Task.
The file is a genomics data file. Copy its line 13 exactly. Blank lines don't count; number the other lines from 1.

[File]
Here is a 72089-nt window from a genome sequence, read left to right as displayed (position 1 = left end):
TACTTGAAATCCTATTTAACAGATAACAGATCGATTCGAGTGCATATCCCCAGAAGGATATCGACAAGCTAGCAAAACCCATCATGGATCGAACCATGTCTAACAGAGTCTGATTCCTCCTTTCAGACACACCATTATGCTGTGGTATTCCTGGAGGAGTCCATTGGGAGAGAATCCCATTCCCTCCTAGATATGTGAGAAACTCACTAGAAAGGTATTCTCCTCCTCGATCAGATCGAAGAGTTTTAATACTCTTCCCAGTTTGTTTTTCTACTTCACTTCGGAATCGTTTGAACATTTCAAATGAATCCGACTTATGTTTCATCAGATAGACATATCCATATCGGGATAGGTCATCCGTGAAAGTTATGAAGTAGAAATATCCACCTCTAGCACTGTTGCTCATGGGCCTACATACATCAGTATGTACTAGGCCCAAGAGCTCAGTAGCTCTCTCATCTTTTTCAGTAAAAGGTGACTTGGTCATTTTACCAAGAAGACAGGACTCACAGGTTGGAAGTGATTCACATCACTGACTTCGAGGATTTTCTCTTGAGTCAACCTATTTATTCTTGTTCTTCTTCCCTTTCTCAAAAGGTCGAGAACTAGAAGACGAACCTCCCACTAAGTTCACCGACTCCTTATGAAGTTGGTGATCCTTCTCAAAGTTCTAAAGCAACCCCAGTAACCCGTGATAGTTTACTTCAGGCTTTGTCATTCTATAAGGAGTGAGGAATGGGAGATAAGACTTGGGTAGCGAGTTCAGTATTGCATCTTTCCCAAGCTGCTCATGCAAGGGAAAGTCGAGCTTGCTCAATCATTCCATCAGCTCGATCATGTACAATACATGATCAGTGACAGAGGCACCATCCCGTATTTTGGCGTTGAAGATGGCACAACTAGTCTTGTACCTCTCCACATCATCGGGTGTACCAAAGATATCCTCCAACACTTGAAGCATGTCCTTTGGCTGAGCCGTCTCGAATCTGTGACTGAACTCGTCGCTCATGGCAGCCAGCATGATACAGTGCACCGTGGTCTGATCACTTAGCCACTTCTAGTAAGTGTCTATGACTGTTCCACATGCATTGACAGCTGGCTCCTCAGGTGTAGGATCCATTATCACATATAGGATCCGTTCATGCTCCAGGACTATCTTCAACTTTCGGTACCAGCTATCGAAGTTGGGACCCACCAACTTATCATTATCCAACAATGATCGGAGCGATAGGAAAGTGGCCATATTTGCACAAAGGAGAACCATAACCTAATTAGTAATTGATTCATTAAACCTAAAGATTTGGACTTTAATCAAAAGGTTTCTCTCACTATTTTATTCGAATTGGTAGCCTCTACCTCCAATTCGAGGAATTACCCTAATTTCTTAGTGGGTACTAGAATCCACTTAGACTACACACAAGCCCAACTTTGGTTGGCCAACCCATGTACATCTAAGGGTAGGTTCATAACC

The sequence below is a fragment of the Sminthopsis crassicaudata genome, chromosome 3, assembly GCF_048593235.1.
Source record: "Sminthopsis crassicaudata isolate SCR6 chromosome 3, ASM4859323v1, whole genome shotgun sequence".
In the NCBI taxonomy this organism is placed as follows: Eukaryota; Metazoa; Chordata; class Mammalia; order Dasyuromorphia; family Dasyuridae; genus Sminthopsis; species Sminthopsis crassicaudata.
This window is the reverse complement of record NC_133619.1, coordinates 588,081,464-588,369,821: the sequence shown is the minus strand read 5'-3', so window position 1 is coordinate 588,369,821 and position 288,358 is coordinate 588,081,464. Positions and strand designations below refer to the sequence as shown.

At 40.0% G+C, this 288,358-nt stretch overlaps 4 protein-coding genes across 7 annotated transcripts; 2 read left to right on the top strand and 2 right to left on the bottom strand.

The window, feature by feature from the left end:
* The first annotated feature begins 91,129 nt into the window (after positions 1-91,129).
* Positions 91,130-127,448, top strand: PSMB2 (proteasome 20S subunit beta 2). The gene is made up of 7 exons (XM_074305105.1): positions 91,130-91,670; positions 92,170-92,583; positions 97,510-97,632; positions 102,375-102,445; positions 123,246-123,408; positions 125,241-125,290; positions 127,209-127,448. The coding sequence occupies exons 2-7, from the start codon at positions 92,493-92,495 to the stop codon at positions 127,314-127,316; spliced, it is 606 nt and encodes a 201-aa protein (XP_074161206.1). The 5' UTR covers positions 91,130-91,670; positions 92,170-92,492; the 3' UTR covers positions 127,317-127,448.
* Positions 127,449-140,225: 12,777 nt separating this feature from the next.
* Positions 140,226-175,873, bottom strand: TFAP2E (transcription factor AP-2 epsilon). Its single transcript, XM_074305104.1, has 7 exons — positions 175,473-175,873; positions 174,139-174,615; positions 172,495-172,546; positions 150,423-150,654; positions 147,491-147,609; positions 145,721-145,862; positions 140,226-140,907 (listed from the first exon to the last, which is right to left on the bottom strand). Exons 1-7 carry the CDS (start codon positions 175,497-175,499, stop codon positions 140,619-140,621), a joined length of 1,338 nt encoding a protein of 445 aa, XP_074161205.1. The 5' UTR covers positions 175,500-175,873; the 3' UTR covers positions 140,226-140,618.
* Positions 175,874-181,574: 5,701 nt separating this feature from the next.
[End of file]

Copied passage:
* Positions 175,874-181,574: 5,701 nt separating this feature from the next.